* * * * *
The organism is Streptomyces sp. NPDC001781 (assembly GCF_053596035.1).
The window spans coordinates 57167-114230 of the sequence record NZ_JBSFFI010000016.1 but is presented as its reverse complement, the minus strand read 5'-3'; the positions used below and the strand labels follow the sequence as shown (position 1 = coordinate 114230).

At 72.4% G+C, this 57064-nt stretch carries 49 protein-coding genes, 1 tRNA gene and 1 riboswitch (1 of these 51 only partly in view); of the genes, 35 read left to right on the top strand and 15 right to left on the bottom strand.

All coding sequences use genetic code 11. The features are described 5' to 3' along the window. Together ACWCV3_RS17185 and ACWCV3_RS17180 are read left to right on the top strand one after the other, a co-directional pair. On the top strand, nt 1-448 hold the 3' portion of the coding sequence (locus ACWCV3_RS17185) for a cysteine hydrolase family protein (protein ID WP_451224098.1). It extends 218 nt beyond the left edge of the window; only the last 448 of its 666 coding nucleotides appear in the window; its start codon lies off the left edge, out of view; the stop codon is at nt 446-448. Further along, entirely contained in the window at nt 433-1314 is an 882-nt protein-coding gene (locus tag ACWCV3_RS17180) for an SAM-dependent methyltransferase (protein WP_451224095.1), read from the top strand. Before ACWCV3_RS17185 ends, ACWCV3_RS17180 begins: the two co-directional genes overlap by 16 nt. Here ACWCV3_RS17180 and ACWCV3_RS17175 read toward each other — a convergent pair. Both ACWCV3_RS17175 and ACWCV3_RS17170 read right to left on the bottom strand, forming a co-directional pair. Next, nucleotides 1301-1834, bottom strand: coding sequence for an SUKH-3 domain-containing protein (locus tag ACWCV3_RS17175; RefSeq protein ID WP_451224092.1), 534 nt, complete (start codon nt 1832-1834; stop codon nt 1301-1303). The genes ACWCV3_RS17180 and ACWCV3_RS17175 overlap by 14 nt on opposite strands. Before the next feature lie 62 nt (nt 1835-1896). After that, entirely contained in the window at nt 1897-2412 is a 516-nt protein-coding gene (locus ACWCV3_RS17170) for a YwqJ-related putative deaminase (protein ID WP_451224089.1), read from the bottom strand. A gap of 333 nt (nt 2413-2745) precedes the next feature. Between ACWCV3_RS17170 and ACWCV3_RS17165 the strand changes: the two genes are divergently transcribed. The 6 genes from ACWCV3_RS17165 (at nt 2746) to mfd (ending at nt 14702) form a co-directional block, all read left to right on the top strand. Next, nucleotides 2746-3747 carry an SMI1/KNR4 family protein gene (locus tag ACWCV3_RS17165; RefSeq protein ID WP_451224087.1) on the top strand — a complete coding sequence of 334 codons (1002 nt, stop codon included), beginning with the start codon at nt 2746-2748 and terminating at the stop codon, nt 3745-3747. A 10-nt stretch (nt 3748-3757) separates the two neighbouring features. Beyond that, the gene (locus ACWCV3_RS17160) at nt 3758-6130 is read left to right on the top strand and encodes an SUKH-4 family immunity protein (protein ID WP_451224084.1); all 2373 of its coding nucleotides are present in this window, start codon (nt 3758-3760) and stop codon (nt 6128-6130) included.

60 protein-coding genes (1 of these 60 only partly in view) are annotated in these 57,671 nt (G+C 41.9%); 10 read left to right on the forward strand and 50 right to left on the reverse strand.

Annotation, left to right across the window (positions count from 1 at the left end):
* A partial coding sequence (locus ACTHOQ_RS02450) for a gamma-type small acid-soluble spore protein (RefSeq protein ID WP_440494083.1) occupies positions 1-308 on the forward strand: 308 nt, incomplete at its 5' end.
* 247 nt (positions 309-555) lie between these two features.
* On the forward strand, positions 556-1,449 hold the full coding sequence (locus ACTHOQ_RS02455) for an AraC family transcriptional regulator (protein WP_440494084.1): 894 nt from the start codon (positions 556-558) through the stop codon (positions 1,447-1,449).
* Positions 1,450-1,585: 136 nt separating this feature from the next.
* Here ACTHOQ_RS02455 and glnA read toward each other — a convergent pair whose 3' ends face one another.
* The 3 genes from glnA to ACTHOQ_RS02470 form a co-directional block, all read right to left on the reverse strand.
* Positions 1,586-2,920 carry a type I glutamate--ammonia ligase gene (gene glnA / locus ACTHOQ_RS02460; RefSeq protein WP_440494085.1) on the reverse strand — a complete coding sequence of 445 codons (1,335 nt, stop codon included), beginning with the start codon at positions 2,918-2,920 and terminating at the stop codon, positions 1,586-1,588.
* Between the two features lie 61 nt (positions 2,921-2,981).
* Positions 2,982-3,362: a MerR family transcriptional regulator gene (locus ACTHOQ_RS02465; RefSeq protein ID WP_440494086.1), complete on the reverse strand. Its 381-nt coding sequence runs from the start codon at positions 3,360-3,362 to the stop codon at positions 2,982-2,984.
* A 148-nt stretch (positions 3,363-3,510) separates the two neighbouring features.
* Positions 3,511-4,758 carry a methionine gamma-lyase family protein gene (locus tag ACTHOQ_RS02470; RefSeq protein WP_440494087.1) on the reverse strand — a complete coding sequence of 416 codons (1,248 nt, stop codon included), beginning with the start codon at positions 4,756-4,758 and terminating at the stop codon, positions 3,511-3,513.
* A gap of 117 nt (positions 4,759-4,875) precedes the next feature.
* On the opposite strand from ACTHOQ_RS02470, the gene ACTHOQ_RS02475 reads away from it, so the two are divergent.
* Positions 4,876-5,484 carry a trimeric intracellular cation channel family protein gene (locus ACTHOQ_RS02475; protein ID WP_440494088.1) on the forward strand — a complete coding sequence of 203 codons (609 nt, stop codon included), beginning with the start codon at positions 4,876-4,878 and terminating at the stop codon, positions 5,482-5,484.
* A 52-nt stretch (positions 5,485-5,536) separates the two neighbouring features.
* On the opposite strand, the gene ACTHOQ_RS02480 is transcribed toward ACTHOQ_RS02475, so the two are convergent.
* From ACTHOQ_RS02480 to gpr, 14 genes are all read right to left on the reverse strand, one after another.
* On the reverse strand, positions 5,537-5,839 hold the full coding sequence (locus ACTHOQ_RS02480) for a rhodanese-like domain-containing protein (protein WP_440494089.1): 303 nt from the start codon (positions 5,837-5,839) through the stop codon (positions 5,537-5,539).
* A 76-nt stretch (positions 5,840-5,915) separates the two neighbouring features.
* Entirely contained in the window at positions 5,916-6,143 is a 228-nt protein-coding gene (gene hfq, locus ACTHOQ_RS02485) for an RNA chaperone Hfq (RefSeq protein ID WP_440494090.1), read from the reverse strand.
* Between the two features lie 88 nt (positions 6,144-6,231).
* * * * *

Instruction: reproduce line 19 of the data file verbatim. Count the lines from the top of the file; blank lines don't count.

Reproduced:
* On the opposite strand from ACTHOQ_RS02470, the gene ACTHOQ_RS02475 reads away from it, so the two are divergent.